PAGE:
It’s officially one day away, but it’s already begun. The Arts and Culture section of the newspapers fill up with generalizations, rants and retrospectives, as critics and journalists hover around the site, waiting for tiny revelations of content to blog and tweet their speculations. They’ll have 100 days to observe and analyse the scores of exhibitions in Kassel, though even then, the culmination of five years in the making will seem like the mere blink of an eye.
Enlarge image (© dpa picture alliance) Nothing gets people talking more than mystery. Yet it’s not as if documenta has been held behind closed doors. It's more like the proverbial door has been cracked open, with enough light to see practically nothing. Unlike previous documentas, the list of artists has been available on its website for some time. And to be clear, as Head Curator Carolyn Christov-Bakargiev has been quoted numerous times in the press and as is stated on the documenta (13) website, there is "no concept."
One can guess about themes: the four “conditions” listed on the festival’s enigmatic website in which “people find themselves acting in the present;” the official subheading "Crisis and Recovery;" the curriculum vitae of Carolyn Christov-Bakargiev, the daughter of Bulgarian-Italian parents born in the United States, former Artistic Director of the Sydney Biennial and Senior Curator at MoMA P.S. 1 Contemporary Art Center.
The bottom line clear to everyone is that documenta displays art from around the world- art from today, contemporary, present. Things that concern us, worry us, excite us, make us think: these will be things you find at Documenta, in whatever form they have taken. There were 130,000 visitors to post-war Kassel at the first documenta in 1955, pieced together by Kassel native Arnold Bode as a secondary exhibition to the Bundesgartenschau, the biennial national horticultural show. With 188 participants and about 160 works, one million visitors are expected to attend this year’s festival.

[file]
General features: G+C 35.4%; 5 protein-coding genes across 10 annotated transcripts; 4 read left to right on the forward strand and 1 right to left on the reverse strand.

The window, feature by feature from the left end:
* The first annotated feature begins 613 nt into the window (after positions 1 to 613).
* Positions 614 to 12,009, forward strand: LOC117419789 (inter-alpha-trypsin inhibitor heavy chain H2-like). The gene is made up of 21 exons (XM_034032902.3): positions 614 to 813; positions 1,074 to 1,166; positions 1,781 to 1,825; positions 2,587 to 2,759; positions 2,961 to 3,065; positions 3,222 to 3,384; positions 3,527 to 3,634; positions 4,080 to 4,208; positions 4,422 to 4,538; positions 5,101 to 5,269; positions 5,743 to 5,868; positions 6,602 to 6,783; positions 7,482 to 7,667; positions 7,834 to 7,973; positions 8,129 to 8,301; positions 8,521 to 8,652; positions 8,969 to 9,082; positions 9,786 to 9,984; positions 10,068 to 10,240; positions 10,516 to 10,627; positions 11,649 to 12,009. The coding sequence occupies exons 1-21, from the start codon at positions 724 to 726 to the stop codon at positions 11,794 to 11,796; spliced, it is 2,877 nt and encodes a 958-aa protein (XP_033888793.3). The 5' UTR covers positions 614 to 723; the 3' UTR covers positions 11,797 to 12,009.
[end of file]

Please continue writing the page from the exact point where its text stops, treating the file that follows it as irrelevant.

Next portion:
In the end, it's not so much the secrecy that interests us, but the activities of its many participants. The German Consulate New York interviewed four of them over the course of the past few months, uncovering some interesting work along the way. By getting to know them, we get a small peek into documenta (13)- or what it promises to offer: anything and everything, but surely something for everyone.
Enlarge image (© dpa picture alliance)
And lest we forget: there is no concept.
We spoke with Boris Groys, philosopher and professor at New York University, as well as Senior Research Fellow at Karlsruhe; Adam Kleinman, writer and curator; Mariam Ghani, artist, filmmaker and writer: and Leeza Ahmady, independent curator and educator, all of whom are based in New York.
Click on the links to the right to see clips from our interviews!
Leeza Ahmady, Boris Groys, Mariam Ghani, and Adam Kleinman
There was unanimous agreement among the participants that documenta’s strength is in the ability of artists to develop their own concept, changing, deleting and expanding in the years leading up to the actual exhibition. “For a biennial, a curatorial team has about a year to prepare, but the documenta team has 3 or 4,” says Kleinman. “The context changes, practices develop…it’s much more project-based.” documenta also encompasses something much greater than the 100 days of exhibition: side-projects, lectures, conversations and the like take place under its auspices, as if documenta were more a state of mind than an event.
Whether artists, agents, lecturers or otherwise, they appreciate the depth of documenta as much as its scope, emphasizing the value of research in the artistic process. “The idea that archaeology, history, philosophy, science, politics, nature- every aspect of life is what artists work with," is key to documenta’s raison d’etre, says Ahmady. On the ongoing listing of thoughts and essays and other happenings in the time running up to the exhibition, says Kleinman: “[documenta] recognizes that as curators, we all have an active life in the world. And it shows what we’re thinking about and what is concerning us.”
And, as the name implies, it traces the process as a form of art just as much as the product itself. "Curatorial work is not just the aesthetics and form, but meaning, significance. The final exhibition is always so abstract. Everything you've done to make that happen is in your notebook and in your head,” says Ahmady. Particularly for artists and others who have a research-based practice, like Ghani, not only does the time frame of documenta allow for this “incubation period,” but this period itself becomes part of the show.
This concept of tracing the process and being able to catch a glimpse of the participants’ interests has developed into the “100 Notes/100 Thoughts” notebook series, to which Ahmady, Ghani and Groys have contributed, highlighting their own projects and research ideas. The series was made available prior to the opening of the festival, and can be found on the documenta website.